Class of 2020 graduates Frances Burton and Matt Zhang were named Michael B. Keegan Traveling Fellows for 2020-21, and Class of 2021 graduate Barton Christmas was named a Keegan Fellow for 2021-22. The Keegan Fellowship aims to enhance the development of future leaders through world travel and experiential learning.
The fellowship provides graduating Vanderbilt seniors with the opportunity to pursue an idea or issue they are passionate about in the context of daily life in communities around the world. The $20,000 award funds one year of travel.
Keegan-sponsored travel is currently postponed due to the COVID-19 pandemic. Keegan Fellows will be permitted to commence their fellowship travels in accordance with State Department travel guidance once Vanderbilt University resumes sponsored international travel.
Burton, an economics and Spanish major and environmental and sustainability studies and business minor from Dallas, Texas, became interested in her fellowship topic of strategic environmental conservation through a monthlong exploration of U.S. national parks prior to coming to Vanderbilt and through the 2019 U.N. Climate Change Conference in Madrid, Spain, which she attended through the College of Arts and Science honors program.
“My biggest goal is to gain a global understanding of the ‘how’ and ‘why’ of conservation through the lens of national parks in order to develop more equitable, nature-based climate solutions,” Burton said. “To me, national parks represent a unique and untapped opportunity in the context of global climate change.”
Zhang, a cognitive studies major from Lake Barrington, Illinois, began to develop his Keegan project proposal while studying abroad in Seville, Spain, in 2018. Through interactions with his host family, he began to question how intimate conversation connects individuals and what defines connection as a fundamental human need.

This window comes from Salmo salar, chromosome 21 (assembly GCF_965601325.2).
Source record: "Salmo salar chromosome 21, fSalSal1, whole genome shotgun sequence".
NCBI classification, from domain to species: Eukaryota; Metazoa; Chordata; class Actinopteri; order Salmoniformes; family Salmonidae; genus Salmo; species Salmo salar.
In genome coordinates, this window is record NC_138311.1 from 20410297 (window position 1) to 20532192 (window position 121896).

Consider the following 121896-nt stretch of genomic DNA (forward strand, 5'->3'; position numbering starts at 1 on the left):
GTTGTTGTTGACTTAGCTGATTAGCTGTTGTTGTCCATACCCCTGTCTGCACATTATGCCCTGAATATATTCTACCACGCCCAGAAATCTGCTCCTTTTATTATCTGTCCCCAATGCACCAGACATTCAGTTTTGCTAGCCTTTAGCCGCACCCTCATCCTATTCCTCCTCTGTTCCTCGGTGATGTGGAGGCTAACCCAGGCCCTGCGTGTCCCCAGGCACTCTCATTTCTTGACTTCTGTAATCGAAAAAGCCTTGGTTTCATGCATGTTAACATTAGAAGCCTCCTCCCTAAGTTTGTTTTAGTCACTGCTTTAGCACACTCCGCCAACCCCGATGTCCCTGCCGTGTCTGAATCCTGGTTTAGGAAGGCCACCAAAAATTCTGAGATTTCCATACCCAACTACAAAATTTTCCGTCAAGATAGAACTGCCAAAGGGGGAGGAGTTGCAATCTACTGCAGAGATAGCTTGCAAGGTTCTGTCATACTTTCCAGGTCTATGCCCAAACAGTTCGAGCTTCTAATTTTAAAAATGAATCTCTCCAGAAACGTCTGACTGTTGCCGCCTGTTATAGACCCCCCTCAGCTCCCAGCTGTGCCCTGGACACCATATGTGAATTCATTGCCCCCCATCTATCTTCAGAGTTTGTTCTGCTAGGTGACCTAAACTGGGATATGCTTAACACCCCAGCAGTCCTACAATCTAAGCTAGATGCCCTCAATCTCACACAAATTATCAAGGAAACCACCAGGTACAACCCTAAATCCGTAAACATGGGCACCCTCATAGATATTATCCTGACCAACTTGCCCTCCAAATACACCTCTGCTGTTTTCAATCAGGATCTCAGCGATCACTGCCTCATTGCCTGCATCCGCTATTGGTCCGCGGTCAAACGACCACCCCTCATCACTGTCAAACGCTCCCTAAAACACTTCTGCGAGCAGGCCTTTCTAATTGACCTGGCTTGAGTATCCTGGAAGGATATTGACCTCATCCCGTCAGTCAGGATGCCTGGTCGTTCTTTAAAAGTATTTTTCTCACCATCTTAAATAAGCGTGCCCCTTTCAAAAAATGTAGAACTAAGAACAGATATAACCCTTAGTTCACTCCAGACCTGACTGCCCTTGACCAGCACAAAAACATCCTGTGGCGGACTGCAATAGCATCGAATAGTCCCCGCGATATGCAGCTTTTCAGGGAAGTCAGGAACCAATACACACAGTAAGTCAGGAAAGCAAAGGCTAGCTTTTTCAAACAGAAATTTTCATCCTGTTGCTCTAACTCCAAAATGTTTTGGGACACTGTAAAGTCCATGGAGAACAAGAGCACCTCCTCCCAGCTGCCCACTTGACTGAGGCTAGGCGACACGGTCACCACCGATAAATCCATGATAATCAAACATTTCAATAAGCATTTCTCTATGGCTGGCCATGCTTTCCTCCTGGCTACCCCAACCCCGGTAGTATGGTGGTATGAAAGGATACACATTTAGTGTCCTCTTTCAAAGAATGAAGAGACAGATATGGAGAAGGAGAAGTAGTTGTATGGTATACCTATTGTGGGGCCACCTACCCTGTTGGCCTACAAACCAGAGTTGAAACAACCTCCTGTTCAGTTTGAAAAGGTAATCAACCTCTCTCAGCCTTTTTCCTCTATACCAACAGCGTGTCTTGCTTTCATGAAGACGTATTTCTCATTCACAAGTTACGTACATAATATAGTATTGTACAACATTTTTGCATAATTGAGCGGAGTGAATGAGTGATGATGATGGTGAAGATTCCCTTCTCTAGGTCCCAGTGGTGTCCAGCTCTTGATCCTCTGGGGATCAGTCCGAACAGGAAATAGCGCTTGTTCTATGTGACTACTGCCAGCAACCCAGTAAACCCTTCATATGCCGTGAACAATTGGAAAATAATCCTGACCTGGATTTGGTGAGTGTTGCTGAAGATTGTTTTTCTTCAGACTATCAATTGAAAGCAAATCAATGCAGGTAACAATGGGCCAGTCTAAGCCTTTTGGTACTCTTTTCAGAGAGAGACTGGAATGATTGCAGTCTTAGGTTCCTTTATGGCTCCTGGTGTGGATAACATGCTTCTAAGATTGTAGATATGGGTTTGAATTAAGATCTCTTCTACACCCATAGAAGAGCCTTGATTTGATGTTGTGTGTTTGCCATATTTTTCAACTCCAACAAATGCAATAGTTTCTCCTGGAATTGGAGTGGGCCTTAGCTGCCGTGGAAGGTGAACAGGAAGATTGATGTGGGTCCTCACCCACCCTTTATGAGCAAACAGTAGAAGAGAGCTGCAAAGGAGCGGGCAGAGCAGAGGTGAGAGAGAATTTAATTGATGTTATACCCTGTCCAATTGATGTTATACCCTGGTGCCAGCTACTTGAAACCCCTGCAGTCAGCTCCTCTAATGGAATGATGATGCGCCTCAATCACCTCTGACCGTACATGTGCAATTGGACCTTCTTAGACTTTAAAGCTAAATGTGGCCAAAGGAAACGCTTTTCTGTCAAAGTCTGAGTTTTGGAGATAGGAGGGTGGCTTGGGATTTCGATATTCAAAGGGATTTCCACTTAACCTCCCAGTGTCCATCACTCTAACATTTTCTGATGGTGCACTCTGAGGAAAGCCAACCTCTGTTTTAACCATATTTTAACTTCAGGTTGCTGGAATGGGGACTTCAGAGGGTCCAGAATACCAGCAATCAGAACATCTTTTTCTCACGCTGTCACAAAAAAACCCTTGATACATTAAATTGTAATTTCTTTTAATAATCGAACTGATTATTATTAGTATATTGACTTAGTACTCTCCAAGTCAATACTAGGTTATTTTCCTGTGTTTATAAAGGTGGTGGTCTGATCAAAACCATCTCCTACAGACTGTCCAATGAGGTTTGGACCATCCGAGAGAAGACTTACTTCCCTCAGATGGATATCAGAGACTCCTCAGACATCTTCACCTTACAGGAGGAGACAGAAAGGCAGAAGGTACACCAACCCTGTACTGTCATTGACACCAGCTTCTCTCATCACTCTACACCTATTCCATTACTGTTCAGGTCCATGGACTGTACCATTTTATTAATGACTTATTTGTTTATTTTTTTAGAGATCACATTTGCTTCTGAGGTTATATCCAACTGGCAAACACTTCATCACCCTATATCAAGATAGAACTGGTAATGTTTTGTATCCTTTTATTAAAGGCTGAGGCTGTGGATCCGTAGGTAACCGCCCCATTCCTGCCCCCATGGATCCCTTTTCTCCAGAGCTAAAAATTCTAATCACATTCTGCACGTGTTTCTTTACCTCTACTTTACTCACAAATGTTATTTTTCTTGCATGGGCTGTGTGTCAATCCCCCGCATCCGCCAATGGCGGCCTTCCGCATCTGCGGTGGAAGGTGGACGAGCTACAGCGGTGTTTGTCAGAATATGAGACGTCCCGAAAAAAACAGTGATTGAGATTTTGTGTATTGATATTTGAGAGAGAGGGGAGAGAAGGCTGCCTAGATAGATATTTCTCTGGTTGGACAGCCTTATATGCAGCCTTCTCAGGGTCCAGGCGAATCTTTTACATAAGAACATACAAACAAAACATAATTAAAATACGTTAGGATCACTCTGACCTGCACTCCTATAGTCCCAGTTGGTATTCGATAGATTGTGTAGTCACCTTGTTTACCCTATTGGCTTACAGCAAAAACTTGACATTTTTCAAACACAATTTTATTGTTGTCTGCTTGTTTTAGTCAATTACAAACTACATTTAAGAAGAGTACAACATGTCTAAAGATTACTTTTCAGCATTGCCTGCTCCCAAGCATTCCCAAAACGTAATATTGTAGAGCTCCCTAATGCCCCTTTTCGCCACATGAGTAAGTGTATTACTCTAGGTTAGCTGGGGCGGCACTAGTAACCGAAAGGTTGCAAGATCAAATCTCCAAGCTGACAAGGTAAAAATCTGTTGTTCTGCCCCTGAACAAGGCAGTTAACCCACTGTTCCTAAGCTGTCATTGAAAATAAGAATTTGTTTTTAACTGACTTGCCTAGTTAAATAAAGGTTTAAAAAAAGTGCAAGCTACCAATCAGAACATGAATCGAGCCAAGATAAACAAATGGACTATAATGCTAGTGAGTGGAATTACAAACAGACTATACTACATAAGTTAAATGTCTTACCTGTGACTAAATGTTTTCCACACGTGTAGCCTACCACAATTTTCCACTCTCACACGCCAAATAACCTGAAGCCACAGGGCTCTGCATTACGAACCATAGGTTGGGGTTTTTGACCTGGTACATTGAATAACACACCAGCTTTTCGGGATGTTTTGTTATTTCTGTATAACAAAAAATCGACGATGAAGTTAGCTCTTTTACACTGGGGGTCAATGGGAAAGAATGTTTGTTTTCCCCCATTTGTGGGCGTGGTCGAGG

“What exactly goes into building a lifetime together with another person? Why do some relationships last while others fade away? And how do the answers to these questions change or persist across different legal, social, religious and cultural contexts?” Zhang asked. “These are the universally significant yet achingly personal themes I will explore during my year with Keegan.”
Christmas, a history and secondary education major from Paducah, Kentucky, will explore how artists, specifically street performers, come to create their art, and how they plan to continue their artistry after a global pandemic, through his project titled “Art, High and Low.” Christmas is a balloon artist who has performed in several countries.
“I think artists have a sixth sense about the world, a way of seeing the impulses that drive the rest of us, the story that hums under the surface of our day to day,” Christmas said. “I want to listen to that story, and I want to listen to that story all the way around the world. Particularly in the aftermath of a pandemic, it’s going to be crucial that we know how to tell ourselves stories that give us hope, give us perspective, and give us clarity on what exactly we all just survived—and what some of us didn’t survive.”
Students and alumni interested in applying for the Michael B. Keegan Fellowship or other competitive awards should contact Elizabeth Harrington Lambert, associate director of fellowships and scholarships.